This network was funded from Nov 2013 - Dec 2015.
War crimes investigations and trials are fundamentally important processes: they legitimise international action against perpetrators; they determine how a post-conflict society is structured; and they inform the development of the international laws of war concerning prevention and intervention. They have been studied from various disciplinary perspectives, each of which has its drawbacks and limitations, as well as its specific points of focus. The subject is so complex that it leads inevitably to the crossing of disciplinary boundaries – from History into Law, from Social Psychology into International Relations – but as yet there is little systematic dialogue between these approaches. In short, numerous disciplines build upon each other’s works, but with little interaction and hence very limited understanding of their respective foundations.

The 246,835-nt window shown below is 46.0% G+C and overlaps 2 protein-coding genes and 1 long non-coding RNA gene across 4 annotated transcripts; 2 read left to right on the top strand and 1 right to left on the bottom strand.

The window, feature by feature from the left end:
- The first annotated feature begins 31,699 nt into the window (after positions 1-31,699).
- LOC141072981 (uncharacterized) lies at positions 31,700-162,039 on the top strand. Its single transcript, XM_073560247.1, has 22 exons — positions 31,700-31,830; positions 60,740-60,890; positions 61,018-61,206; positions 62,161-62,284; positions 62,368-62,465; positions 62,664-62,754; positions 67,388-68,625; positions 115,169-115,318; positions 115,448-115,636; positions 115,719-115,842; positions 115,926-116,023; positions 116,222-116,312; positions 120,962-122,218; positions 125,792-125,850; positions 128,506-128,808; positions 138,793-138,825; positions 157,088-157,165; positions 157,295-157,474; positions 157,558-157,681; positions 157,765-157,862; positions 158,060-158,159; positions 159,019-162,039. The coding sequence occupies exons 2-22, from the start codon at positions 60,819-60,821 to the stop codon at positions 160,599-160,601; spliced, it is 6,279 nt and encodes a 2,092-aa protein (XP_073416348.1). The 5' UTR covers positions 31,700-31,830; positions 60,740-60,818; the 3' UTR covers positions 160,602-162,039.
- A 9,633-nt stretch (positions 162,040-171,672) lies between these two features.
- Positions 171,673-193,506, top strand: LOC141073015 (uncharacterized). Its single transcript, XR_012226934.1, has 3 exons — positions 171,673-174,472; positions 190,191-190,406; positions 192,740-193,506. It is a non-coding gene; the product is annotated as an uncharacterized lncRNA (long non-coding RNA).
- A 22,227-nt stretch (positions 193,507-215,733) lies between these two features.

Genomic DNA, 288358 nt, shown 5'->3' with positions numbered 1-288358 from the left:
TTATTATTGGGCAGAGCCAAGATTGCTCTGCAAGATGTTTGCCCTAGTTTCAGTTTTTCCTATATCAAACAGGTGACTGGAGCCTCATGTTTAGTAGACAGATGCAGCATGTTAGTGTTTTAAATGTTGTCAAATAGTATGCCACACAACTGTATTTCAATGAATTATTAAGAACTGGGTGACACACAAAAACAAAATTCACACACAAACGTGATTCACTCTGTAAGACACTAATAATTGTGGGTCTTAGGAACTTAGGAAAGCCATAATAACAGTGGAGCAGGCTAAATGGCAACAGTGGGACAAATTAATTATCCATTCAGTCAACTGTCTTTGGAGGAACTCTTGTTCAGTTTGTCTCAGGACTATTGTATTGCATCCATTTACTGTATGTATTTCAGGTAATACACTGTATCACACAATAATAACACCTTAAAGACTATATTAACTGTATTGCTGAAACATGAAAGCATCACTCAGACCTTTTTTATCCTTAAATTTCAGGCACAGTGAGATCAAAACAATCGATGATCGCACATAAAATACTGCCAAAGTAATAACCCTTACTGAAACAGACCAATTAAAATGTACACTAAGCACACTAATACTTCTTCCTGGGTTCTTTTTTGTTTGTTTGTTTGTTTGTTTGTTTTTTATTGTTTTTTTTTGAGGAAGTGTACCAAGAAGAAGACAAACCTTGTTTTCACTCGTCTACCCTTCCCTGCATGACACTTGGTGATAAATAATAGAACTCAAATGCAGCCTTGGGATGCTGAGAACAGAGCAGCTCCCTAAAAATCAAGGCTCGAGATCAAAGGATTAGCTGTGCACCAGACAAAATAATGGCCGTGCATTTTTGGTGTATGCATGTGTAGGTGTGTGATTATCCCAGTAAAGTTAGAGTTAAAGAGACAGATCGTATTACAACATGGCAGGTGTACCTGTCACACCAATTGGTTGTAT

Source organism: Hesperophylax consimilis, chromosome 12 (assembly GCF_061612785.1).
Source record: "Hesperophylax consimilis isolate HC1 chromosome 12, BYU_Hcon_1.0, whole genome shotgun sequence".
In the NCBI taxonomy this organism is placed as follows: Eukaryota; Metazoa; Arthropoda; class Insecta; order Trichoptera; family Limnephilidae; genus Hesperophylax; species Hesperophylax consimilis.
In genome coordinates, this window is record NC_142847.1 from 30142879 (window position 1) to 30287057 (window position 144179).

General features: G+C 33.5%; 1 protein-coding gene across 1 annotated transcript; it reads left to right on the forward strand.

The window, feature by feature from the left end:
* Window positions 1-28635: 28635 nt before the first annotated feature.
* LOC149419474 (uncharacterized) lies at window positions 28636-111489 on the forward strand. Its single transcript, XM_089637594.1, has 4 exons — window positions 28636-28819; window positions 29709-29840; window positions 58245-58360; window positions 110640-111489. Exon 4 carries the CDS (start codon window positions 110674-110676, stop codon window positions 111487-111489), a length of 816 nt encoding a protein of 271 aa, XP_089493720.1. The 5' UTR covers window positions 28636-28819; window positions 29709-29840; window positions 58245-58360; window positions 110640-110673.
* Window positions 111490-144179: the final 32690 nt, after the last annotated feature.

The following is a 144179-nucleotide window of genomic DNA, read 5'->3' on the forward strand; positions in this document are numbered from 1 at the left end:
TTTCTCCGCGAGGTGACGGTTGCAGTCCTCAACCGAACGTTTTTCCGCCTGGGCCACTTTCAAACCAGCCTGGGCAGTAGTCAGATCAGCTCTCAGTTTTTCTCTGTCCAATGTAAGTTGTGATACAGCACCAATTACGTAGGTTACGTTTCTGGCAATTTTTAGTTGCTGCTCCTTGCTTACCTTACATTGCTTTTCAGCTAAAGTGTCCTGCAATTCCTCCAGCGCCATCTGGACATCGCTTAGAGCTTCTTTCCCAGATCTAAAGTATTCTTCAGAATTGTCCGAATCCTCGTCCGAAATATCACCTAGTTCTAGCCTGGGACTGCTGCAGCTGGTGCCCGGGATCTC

Our research network specifically intended to address this shortcoming and, over the course of two conferences, brought together researchers from numerous backgrounds to discuss these issues, focusing on, rather than side-stepping, the crucial points of confluence between disciplines. From these sessions we produced an edited collection of articles, which aimed to showcase different approaches as well as the illuminating potential of collaborative exchange.
Image: Katyń, 1943: Nazi investigators demonstrate their evidence to international observers.